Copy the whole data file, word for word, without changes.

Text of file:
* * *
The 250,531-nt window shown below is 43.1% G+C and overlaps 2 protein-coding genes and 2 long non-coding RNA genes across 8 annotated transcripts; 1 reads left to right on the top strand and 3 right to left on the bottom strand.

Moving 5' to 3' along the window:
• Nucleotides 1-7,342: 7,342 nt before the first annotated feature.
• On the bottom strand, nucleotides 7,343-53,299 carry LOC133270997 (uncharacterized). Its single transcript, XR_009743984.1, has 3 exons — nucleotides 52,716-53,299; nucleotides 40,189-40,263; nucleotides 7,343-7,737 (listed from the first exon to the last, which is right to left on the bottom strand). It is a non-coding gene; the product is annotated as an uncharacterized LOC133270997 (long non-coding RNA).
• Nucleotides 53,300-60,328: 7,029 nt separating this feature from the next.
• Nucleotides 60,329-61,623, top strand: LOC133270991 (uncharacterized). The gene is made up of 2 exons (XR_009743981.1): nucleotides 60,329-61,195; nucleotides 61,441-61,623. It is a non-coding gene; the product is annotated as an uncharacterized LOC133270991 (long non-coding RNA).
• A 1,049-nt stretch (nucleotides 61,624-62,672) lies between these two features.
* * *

The 250,531-nt window shown below is 43.1% G+C and overlaps 2 protein-coding genes and 2 long non-coding RNA genes across 8 annotated transcripts; 1 reads left to right on the top strand and 3 right to left on the bottom strand.

Moving 5' to 3' along the window:
• Nucleotides 1-7,342: 7,342 nt before the first annotated feature.
• On the bottom strand, nucleotides 7,343-53,299 carry LOC133270997 (uncharacterized). Its single transcript, XR_009743984.1, has 3 exons — nucleotides 52,716-53,299; nucleotides 40,189-40,263; nucleotides 7,343-7,737 (listed from the first exon to the last, which is right to left on the bottom strand). It is a non-coding gene; the product is annotated as an uncharacterized LOC133270997 (long non-coding RNA).
• Nucleotides 53,300-60,328: 7,029 nt separating this feature from the next.
• Nucleotides 60,329-61,623, top strand: LOC133270991 (uncharacterized). The gene is made up of 2 exons (XR_009743981.1): nucleotides 60,329-61,195; nucleotides 61,441-61,623. It is a non-coding gene; the product is annotated as an uncharacterized LOC133270991 (long non-coding RNA).
• A 1,049-nt stretch (nucleotides 61,624-62,672) lies between these two features.